Almost half of UK employees (48.1%) are working parents, with 23.3 percent planning to have children in the next five years

A new study from CV-Library, the UK’s largest job site, has revealed that the majority of UK workers put family ahead of a career, with 77.5 percent not worrying about building a strong professional foundation before having children because they believe a family doesn’t hinder career prospects.

Ahead of Working Parents Day the job site conducted research amongst over 2,000 UK professionals to ascertain attitudes around maintaining a career alongside a having a family. Findings revealed that the majority of employees feel positive about being working parents, suggesting an encouraging shift in attitude:

  • Almost half of UK employees (48.1%) are working parents, with a remaining 23.3 percent planning to have children in the next five years
  • Over three quarters of workers (77.5%) don’t worry about building a strong job foundation before starting a family
  • 60.7 percent of working parents believe that having children has not reduced their career prospects. A further 19.5 percent of working parents actually think having children has had a positive impact on their career
  • 58.5 percent of UK professionals believe that the children of working parents have an advantage when it comes to their own future career success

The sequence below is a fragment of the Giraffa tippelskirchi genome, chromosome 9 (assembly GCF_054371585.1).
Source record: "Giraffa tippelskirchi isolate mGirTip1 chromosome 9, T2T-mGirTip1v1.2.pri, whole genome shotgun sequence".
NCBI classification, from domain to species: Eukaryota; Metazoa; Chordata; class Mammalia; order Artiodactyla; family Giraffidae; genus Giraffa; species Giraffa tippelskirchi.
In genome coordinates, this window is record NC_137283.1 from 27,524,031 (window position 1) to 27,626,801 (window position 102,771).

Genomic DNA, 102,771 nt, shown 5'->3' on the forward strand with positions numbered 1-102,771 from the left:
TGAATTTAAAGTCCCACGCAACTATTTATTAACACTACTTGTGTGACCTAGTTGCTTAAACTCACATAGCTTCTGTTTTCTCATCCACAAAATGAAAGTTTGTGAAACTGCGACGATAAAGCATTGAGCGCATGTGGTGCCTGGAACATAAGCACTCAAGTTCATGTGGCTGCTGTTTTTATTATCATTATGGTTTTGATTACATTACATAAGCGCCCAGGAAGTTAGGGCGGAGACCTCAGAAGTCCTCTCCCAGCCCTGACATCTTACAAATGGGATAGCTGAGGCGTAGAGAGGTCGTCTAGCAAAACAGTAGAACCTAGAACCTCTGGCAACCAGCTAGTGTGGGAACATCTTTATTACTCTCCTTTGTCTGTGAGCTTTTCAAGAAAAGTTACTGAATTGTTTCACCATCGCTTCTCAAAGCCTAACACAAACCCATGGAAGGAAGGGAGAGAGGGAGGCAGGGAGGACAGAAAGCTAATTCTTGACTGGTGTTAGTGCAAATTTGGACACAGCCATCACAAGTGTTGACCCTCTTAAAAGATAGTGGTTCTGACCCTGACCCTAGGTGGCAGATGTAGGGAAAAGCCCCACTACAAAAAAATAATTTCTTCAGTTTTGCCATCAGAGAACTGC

• 61.8 percent of UK professionals think businesses do enough to accommodate working-parents. This figure increases amongst working-parents, with 63.3 percent believing their employer does plenty to support their needs

“It is fantastic to see that UK professionals have such a positive attitude towards being able to start a family whilst still maintaining a good career,” said Lee Biggins, founder and managing director of CV-Library. “Furthermore, it’s reassuring that British businesses are doing what they can to support working-parents, which is helping to change perceptions. We live in an age of the working-parent and people have more choices when it comes to having a family alongside a successful career. It’s reassuring to see that employees don’t feel they have to put off having a family for the sake of their professional future.  Support from our businesses is essential to ensure this shift in attitude continues.”

However, whilst businesses seem to be offering their support to working parents, co-workers seem to be slightly less considerate, with over half of working parents (59.1%) believing their colleagues judge them if they need to leave work early for their children.

Attitudes also alter when it comes to securing a new job:

  • Almost a quarter of job-hunters (22.4%) admit to being asked whether they plan to have  children during an interview
  • 1 in 4 working parents believe they were not offered a new job because they have children

Biggins concludes: “It seems that whilst employees with children feel supported by their existing employers, this support reduces when they look for work elsewhere. This suggests that work still needs to be done in the recruitment sector to ensure that working-parents aren’t disadvantaged when seeking new employment.”